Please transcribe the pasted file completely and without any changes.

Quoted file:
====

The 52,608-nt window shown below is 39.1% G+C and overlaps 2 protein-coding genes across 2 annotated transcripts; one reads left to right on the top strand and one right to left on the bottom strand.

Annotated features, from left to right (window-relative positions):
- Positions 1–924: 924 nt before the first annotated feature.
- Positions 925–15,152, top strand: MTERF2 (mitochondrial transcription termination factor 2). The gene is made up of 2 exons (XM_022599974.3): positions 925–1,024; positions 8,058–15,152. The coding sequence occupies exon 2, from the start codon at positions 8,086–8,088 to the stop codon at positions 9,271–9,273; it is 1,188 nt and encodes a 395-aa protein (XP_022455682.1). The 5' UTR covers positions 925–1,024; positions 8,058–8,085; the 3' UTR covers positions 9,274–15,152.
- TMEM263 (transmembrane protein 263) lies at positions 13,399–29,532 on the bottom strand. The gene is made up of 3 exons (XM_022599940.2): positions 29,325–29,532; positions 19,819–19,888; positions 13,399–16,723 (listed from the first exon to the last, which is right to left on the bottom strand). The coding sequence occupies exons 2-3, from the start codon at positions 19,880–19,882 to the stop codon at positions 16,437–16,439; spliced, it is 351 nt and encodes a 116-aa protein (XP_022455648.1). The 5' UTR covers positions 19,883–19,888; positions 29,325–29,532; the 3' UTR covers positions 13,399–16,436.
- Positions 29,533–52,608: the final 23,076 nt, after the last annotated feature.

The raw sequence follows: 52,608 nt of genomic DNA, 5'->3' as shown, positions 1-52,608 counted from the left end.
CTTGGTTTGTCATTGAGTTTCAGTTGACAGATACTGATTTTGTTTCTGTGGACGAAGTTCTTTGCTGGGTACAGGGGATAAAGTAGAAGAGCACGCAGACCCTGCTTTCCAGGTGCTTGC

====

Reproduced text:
The 52,608-nt window shown below is 39.1% G+C and overlaps 2 protein-coding genes across 2 annotated transcripts; one reads left to right on the top strand and one right to left on the bottom strand.

Annotated features, from left to right (window-relative positions):
- Positions 1–924: 924 nt before the first annotated feature.
- Positions 925–15,152, top strand: MTERF2 (mitochondrial transcription termination factor 2). The gene is made up of 2 exons (XM_022599974.3): positions 925–1,024; positions 8,058–15,152. The coding sequence occupies exon 2, from the start codon at positions 8,086–8,088 to the stop codon at positions 9,271–9,273; it is 1,188 nt and encodes a 395-aa protein (XP_022455682.1). The 5' UTR covers positions 925–1,024; positions 8,058–8,085; the 3' UTR covers positions 9,274–15,152.
- TMEM263 (transmembrane protein 263) lies at positions 13,399–29,532 on the bottom strand. The gene is made up of 3 exons (XM_022599940.2): positions 29,325–29,532; positions 19,819–19,888; positions 13,399–16,723 (listed from the first exon to the last, which is right to left on the bottom strand). The coding sequence occupies exons 2-3, from the start codon at positions 19,880–19,882 to the stop codon at positions 16,437–16,439; spliced, it is 351 nt and encodes a 116-aa protein (XP_022455648.1). The 5' UTR covers positions 19,883–19,888; positions 29,325–29,532; the 3' UTR covers positions 13,399–16,436.
- Positions 29,533–52,608: the final 23,076 nt, after the last annotated feature.

The raw sequence follows: 52,608 nt of genomic DNA, 5'->3' as shown, positions 1-52,608 counted from the left end.
CTTGGTTTGTCATTGAGTTTCAGTTGACAGATACTGATTTTGTTTCTGTGGACGAAGTTCTTTGCTGGGTACAGGGGATAAAGTAGAAGAGCACGCAGACCCTGCTTTCCAGGTGCTTGC